A big loser in West Coast quake: Napa Valley wineries

Dozens of homes and historic buildings are now considered unsafe and Napa Valley wineries are reporting a financial hit in the wake of Sunday's 6.0 magnitude earthquake. (Reuters)

The 6.0-magnitude earthquake that struck Northern California on Sunday morning, bringing down thousands of barrels and bottles of high-priced wine, couldn’t have come at a worse time in wine country. The region, which has been battling one of its worst droughts in decades, was preparing for a premature harvest.

The country’s well-known wine-making region, Napa Valley, was at the epicenter of the earthquake responsible for dozens of injuries and damages estimated to surpass $1 billion. And wine that bled out on cellar floors will make up a hefty chunk of the lost revenue. The valley’s more than 500 wineries generate some $13 billion a year for the regional economy, according to Napa Valley Vintners, a trade organization.

California Gov. Jerry Brown (D) declared a state of emergency Sunday after the earthquake — the worst to rattle the Bay Area in 25 years — took out power lines, ignited fires, broke water mains, damaged numerous homes and businesses, and sent more than 120 people to the hospital, according to the Los Angeles Times. Nearly 100 houses and more than 30 buildings have been deemed too dangerous to enter.

“It’s devastating. I’ve never seen anything like this,” Tom Montgomery, a winemaker for B.R. Cohn Winery in Glen Ellen, Calif., told the Associated Press. He said the winery lost “as much as 50 percent” of its wine.


Andrew Brooks (C), associate winemaker of Bouchaine Vineyards, surveys fallen wine barrels after a 6.0 earthquake in Napa, California August 24, 2014. (Stephen Lam/Reuters)

In the wake of the quake, David Oppenheimer, a seismologist with the U.S. Geological Survey in Menlo Park, Calif., told the Wall Street Journal the economic losses facing the valley could exceed $100 million.

Winemakers were still calculating the damage on Sunday.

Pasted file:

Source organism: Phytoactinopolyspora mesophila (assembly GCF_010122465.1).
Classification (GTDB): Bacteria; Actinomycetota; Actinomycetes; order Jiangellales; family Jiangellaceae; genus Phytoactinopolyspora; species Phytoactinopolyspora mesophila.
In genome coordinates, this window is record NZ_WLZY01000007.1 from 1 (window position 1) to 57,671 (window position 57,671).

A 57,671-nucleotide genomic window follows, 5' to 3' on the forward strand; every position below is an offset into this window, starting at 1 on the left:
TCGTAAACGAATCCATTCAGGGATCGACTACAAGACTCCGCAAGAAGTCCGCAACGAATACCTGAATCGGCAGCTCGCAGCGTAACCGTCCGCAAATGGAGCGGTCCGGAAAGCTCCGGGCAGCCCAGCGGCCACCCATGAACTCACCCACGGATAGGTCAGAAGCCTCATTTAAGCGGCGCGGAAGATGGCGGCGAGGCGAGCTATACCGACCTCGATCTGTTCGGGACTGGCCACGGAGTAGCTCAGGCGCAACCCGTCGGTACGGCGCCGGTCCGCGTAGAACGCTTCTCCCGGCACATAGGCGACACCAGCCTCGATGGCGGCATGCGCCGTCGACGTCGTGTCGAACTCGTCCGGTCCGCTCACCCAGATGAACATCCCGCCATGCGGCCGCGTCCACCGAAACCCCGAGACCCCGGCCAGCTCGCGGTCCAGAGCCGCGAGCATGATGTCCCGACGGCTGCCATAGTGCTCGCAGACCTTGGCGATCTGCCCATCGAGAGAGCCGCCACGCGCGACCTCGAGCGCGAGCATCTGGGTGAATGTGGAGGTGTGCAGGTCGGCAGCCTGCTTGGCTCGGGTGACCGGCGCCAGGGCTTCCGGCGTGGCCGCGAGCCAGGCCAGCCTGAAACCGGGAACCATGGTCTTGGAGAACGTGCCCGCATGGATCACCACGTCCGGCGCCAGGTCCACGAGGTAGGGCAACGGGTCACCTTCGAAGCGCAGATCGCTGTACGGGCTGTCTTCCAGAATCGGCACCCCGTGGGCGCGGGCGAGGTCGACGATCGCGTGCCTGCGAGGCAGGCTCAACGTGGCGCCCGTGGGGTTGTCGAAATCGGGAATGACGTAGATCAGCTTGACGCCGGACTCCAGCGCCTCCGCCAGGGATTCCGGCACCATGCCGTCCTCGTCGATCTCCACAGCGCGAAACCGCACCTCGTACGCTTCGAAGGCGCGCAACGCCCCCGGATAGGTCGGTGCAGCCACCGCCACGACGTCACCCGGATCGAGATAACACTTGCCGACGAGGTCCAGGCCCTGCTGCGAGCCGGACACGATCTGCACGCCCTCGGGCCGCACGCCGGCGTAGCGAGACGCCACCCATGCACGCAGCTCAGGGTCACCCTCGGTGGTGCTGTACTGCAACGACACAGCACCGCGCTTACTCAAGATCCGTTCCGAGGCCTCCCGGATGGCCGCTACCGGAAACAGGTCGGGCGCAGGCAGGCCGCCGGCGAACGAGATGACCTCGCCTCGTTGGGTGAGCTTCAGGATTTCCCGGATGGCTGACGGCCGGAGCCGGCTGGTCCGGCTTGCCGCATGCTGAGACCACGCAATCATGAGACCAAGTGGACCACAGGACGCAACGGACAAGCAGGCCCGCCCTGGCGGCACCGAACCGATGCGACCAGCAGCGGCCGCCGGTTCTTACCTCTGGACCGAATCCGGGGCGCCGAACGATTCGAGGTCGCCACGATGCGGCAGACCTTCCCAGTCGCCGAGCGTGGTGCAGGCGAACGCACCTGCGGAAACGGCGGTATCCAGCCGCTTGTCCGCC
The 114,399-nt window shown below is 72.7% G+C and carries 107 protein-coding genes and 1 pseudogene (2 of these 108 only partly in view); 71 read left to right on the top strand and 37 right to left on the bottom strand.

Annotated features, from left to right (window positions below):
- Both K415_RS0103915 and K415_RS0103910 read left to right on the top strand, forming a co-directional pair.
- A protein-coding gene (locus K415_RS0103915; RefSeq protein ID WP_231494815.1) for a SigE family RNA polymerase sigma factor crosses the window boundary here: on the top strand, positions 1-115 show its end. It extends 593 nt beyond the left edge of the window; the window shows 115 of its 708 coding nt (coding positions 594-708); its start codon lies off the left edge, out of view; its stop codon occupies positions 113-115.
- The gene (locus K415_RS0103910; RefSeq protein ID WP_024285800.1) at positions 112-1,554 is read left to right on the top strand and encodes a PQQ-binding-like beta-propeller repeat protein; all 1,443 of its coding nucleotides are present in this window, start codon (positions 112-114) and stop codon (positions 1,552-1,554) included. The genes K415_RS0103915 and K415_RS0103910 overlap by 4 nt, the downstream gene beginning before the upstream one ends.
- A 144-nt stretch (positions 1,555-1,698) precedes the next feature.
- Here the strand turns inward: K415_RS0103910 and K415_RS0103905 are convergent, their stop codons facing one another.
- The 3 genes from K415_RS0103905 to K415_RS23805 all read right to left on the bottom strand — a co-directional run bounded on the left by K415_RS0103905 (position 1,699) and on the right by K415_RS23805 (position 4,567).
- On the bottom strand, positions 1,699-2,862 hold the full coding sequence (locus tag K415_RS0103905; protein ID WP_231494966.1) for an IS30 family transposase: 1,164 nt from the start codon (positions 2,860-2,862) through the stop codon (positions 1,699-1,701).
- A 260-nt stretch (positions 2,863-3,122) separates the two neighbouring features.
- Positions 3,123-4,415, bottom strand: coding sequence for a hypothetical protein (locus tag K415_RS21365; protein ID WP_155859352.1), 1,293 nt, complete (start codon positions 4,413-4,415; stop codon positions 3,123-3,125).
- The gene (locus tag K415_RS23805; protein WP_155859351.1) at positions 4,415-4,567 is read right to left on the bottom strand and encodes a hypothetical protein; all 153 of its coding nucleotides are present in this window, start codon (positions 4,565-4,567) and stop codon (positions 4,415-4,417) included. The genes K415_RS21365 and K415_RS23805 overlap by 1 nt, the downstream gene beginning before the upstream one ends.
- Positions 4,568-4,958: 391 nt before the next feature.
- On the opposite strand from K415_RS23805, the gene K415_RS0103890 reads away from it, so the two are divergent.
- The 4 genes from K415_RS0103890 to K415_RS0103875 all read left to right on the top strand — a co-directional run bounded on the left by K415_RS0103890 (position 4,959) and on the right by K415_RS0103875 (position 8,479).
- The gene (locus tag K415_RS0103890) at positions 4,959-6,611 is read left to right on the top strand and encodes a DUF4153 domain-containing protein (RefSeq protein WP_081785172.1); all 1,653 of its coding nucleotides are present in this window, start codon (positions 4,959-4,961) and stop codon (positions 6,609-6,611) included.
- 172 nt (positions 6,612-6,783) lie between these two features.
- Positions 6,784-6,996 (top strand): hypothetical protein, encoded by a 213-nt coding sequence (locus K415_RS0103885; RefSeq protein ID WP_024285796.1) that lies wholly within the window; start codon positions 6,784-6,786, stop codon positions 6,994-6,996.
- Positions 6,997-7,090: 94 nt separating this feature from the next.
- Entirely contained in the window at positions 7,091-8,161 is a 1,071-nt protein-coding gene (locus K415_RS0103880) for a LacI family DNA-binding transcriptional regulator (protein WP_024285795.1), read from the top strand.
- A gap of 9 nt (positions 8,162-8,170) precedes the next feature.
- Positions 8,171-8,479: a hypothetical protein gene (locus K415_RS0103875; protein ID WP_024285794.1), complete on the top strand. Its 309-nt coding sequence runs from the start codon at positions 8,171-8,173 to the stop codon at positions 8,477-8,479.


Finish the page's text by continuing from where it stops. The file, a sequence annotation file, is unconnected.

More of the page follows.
Tyler Paradise, general manager of Cult 24 wine bar in Napa, told Reuters he estimates his business lost about $50,000 worth of wine.

At Dahl Vineyards in Yountville, Calif., a barrel containing $16,000 worth of pinot noir smashed to the ground, according to the AP.

Aubrey Bailey, co-owner of Cadet Wine Bar, told the San Francisco Chronicle she estimates the restaurant lost “at least” $15,000 in wine.

The 2014 vino will survive since the harvest season just started.

“All of us are just waiting now to see how bad the damage is in all the warehouses, how much we lost from other years,” said Ariel Ceja of Ceja Vineyards.

Although most reported only mild damage to facilities and equipment, Adam Fox, managing director of Canard Vineyard in Calistoga, told the L. A. Times such damage could be catastrophic.

“It’s particularly disconcerting this time of year because we’re getting close to harvest and crush,” he said. “You can’t afford damage to your fermentation tank or water lines. If all your barrels came crashing, where are you going to get new ones in time?”

On Sunday, people took to social media to show the damages.

— “Who cares about #wine at a time like this. #earthquake #Napa #thankgod we are safe”

— “This isn’t water running down the street, it’s Cabernet. #napaquake clean-up underway #wine #Napa #earthquake”

“The weather is fantastic so far. The quality is fantastic so far. It’s almost as if this year was too good to be true,” viticulturist Steve Matthiasson told the L.A. Times. “Instead of rain or hail, we had an earthquake to screw it up.”

Related:

The seismic strength of every earthquake gets calculated based on a now universal magnitude scale. Here's where that scale came from and how it works. (Gillian Brockell and Kate M. Tobey/The Washington Post)
Lindsey Bever is a national news reporter for The Washington Post. She writes for the Morning Mix news blog. Tweet her: @lindseybever
Nick Kirkpatrick is a digital photo editor at The Washington Post. Follow him on Instagram or on Twitter.
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